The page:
My writing tips organized by topic.
Read about me
My Freelance Editing Services
Read what others have said about me and my blog.
Connect with me on social media.

Monday, January 14, 2019

Taking Risks as Part of the Creative Lifestyle




Months ago, I did something scary that I didn't originally tell many people about. I quit my job to pursue my own writing and freelance editing full-time. Even though it was something planned for months, I felt uneasy when the moment arrived. Despite having prepared, saved money (I've worked extra the last year), and knowing it was the right decision for me to make, I still felt a somewhat irrational illness about it. When I got home, I hopped on Facebook only to read another writer I know preparing to do the same thing and quit her job as a teacher. She said she was both excited and terrified.

I got to thinking how these two emotions seem to be regular company for the writer--and frankly, probably any creative.

In reality, creatives have to deal with a lot of risks. Here are some to consider:

- When you start writing, you may fear that you won't be able to complete a story or meet a goal. What if you get writer's block? What if you are cliche? What if you are horrible? You may fear personal failure. But you keep writing--after all, isn't that what you want to do?

- When you finish a story, you may fear that it's not good enough, doesn't measure up, that no one will want to read it, that people will hate it. You may fear that it was a waste of time, and that you could have done something more productive with your time. You take those risks simply by creating and sharing the manuscript.

- When you send it out for feedback, you have to take the risk of having to endure criticism that at least some part of you doesn't want to hear. In some cases, you might be told that your fears were right--this is not a great story. You used too many cliches. And worst of all, it's boring.

- When you revise and edit a manuscript, you might fear you won't be able to fix the problems and make it better. It might feel impossible. You may wonder if you are making the wrong choices. But you take those risks.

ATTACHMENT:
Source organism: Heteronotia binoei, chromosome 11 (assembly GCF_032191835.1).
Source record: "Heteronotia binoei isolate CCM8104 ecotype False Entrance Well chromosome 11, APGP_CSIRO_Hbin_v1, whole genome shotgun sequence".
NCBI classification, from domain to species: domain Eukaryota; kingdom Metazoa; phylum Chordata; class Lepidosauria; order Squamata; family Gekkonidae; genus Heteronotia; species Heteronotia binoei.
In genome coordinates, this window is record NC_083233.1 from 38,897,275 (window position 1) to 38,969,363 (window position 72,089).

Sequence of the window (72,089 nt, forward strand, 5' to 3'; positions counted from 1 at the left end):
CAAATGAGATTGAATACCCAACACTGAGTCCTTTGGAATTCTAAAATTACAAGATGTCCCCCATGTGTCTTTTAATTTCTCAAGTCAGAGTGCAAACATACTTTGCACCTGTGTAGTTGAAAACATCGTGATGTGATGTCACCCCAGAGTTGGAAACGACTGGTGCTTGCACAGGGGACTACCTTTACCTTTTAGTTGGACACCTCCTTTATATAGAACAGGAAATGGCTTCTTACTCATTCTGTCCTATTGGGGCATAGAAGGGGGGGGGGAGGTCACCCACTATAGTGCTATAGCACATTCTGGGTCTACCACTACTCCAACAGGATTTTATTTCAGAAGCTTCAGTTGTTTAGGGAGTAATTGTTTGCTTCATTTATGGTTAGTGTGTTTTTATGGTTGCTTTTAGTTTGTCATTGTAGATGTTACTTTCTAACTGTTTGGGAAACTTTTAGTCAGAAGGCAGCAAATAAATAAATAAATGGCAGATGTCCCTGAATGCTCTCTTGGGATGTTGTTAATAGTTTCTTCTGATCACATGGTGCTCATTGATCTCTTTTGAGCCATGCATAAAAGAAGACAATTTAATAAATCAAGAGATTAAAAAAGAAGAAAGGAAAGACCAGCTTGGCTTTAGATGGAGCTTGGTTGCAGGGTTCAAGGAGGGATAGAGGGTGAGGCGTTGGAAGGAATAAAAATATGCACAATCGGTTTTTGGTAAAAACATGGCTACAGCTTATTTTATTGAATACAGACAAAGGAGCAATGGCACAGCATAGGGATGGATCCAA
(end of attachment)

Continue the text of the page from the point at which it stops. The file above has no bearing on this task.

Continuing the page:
- When you send it out to agents or editors, you again take risks. Will anyone want to represent or publish it? What if I put in all this work, and energy, and stress, and worry in and nothing happens?

- It gets published, but what if "no one reads it"? What if it doesn't get marketed right? What if someone online, maybe a "social justice warrior" tears it down, hurting sells before it has the chance to take off?

- What if (more like when) it gets stolen and put up online everywhere for free, and you lose sales, hurting your career?

- What if you can't write another book as good as your first? Let alone better? What if you can't do it again?

As creatives, we deal with a whole slew of fears--some legitimate and some perceived, but all powerful.

We have to risk feeling afraid, and we have to risk what we fear time and time again.

Being a writer and a creative is all about risks of one sort or another.

I think this is one reason why writers can sometimes seem rather emotional about their work and career. One second they are on top of the world, and the next they think they are being crushed by it never to surface.



When we hear "risks" we usually think of someone chopping and coloring their hair into something wild, embarking on a big and scary financial venture, moving to another country, or skydiving. But most risks are far less obvious. The majority probably happen within ourselves.

A couple of months ago, I heard an author describe her writing journey as humiliating. I think all of us have probably felt like we have had eggs on our faces, felt like we were imposters, even failures, at some point in time. Trust me, you are not alone.

All of these thoughts and feelings are completely normal.

Last year, I went to a panel were an artist talked about what actors (apparently) call the "yabba yabba." He explained that the yabba yabba is that voice in your head that tells you those fears and doubts and warns you of risks. The yabba yabba is not inherently a bad thing. It keeps us alive and safe. If I think of driving off a cliff, the yabba yabba is going to tell me I really shouldn't do that. Without the yabba yabba, we'd all be dead.

Some people get upset and even angry with that voice. They may reprimand it. But it is not inherently bad. Rather than have a war with it, simply acknowledge it, and move on--take that risk.

The yabba yabba is afraid of risks, because they aren't safe. But that doesn't mean they are wrong.

Write that novel. Send it to that agent. As Jim Carrey famously said in a commencement speech, "Risk being seen in all your glory."

It's scary to do that, but it's okay to do that.

And it's 100% okay to feel scared--but do it anyway.

I once heard someone say that if your dreams don't scare you, they aren't big enough. So sally up with your buddies Excitement and Terror and take those risks.

Living the creative lifestyle can seem like the best and worst idea you've ever had. But if you never take those risks, you never have a chance of getting those amazing rewards. As the maxim goes, "You miss every shot you don't take."

Do you want to know what's more scary than taking those risks?

Living a life of unfulfilled dreams.


0 comments:

Post a Comment

I love comments :)